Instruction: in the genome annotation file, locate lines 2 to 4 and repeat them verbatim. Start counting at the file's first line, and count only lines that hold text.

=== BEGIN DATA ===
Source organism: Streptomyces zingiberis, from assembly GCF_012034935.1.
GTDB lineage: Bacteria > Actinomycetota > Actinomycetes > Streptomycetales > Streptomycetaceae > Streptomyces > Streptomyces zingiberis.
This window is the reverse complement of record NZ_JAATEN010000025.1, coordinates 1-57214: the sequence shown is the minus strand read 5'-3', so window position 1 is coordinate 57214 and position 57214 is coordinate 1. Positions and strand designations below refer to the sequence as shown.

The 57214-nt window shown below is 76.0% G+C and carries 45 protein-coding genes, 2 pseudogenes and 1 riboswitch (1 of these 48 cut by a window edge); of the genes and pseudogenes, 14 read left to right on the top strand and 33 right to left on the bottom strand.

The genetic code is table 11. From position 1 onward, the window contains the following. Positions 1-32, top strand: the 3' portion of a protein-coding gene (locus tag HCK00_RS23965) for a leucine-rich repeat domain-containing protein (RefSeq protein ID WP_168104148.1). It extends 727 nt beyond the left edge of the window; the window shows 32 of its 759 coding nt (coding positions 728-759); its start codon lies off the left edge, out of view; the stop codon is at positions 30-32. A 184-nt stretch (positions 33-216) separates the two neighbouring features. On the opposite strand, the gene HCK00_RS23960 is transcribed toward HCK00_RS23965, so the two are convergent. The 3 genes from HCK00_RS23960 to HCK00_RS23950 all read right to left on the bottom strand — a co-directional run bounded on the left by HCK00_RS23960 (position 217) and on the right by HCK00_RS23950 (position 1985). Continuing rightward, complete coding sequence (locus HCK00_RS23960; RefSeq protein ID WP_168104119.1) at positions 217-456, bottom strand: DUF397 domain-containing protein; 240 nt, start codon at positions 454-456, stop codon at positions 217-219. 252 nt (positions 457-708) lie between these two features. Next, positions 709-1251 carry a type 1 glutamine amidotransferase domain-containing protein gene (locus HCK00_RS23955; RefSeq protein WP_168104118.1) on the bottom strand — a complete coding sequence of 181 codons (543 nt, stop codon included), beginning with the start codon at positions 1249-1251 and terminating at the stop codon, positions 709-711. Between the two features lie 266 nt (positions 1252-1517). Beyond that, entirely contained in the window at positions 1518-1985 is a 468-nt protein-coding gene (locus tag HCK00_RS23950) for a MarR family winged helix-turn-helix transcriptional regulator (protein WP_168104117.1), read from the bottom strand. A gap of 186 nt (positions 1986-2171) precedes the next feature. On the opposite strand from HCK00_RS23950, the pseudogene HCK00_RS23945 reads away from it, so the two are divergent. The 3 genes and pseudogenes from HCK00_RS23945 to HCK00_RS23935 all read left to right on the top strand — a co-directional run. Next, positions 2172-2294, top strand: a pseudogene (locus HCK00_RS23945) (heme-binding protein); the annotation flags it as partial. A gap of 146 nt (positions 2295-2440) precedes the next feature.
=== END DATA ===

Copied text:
GTDB lineage: Bacteria > Actinomycetota > Actinomycetes > Streptomycetales > Streptomycetaceae > Streptomyces > Streptomyces zingiberis.
This window is the reverse complement of record NZ_JAATEN010000025.1, coordinates 1-57214: the sequence shown is the minus strand read 5'-3', so window position 1 is coordinate 57214 and position 57214 is coordinate 1. Positions and strand designations below refer to the sequence as shown.

The 57214-nt window shown below is 76.0% G+C and carries 45 protein-coding genes, 2 pseudogenes and 1 riboswitch (1 of these 48 cut by a window edge); of the genes and pseudogenes, 14 read left to right on the top strand and 33 right to left on the bottom strand.